Having a large family of my own, there was seldom extra money for my education and barely enough for theirs. Everybody worked. Five out of six of my children all received degrees and three out of six are teachers, one is a writer, and one in finance. They were non-complaining about their student loans and grateful that these funds were available to them. All have since paid off their financial obligations.

In spite of never obtaining a degree, I was able to work as a freelance writer and have some measure of success in children’s and adult education and training. My scripts, which were much like writing a play, were financed by corporations in conjunction with film companies. I studied film making and video/movie script writing, and I prayed a lot.

Many students get through college on their parent’s dime and still have difficulty finding a job afterward. They go through the motions, obtaining that degree, but failing to absorb the knowledge that someone else has paid for. When you pay your own way and struggle not only to understand, but you crave and hunger for knowledge and success, the learning is remembered.  Your efforts are rewarded.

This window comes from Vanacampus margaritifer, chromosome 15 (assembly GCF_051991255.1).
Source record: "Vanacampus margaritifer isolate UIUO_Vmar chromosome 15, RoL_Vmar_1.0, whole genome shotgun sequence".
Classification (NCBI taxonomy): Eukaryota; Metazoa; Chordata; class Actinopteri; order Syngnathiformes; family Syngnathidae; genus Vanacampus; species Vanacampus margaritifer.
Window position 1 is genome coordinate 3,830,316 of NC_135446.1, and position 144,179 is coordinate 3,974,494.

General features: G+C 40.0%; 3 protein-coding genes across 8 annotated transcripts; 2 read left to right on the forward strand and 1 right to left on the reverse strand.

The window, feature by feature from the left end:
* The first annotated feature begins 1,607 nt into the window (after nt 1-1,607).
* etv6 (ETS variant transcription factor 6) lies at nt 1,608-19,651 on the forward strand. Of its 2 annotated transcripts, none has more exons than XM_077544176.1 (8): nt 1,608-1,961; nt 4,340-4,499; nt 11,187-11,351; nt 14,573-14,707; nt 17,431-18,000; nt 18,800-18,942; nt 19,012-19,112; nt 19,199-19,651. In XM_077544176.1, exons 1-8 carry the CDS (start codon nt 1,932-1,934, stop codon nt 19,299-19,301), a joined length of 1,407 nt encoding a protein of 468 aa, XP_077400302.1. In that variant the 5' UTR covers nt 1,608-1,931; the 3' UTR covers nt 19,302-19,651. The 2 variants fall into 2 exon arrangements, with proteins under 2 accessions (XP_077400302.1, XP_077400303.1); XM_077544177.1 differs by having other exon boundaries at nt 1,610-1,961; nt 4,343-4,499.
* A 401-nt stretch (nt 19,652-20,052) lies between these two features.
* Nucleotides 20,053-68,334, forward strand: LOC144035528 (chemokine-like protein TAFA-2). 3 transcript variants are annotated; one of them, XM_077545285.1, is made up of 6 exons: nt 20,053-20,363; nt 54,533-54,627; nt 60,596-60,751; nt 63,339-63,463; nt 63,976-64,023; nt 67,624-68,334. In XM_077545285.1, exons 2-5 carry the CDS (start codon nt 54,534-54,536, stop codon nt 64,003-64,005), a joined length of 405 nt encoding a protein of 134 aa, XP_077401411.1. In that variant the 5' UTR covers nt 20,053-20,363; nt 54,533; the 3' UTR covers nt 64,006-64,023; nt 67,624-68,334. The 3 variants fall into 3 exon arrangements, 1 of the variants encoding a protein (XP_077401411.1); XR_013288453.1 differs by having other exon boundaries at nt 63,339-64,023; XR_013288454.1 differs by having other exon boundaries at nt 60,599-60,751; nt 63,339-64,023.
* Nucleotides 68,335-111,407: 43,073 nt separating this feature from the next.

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Teachers should Nurture, Enlighten and Protect their Students

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"An Open Book" 16 x 20 mixed media on canvas

“An Open Book” 16 x 20 mixed media on canvas

I come from a long line of teachers, and take pride in having five teachers in our family today. I revere teachers and respect their profession. As the mother of six children, I had a lion’s share of parent-teacher conferences and PTA meetings. Over the years, I’ve seen good teachers and bad teachers.

Ms. Morrell was my English teacher; a stern spinster, and the butt of jokes and complaints from her students. But without her, I may never have become a writer. She knew her stuff! She was firm, but patient. She insisted on good behavior and was a hard task master when it came to grammar. And she could see past the jeers and bluster of her students.

She encouraged me to enter the school’s literary contest and I won. She saw in me what I couldn’t see in myself. I remember her to this day, not as the frumpy spinster with the stern look, but for what she taught me: lessons that stayed with me throughout my life.

"Looking Outward" 3-D painting in an actual window frame

“Looking Outward” 3-D painting in an actual window frame

Mr. Holmstead was my History teacher; a fun-loving man who walked a shaky line between likability and control. Somehow he managed; not because of classroom rules or rigid authoritarianism, but through his own charisma and passion for his subject.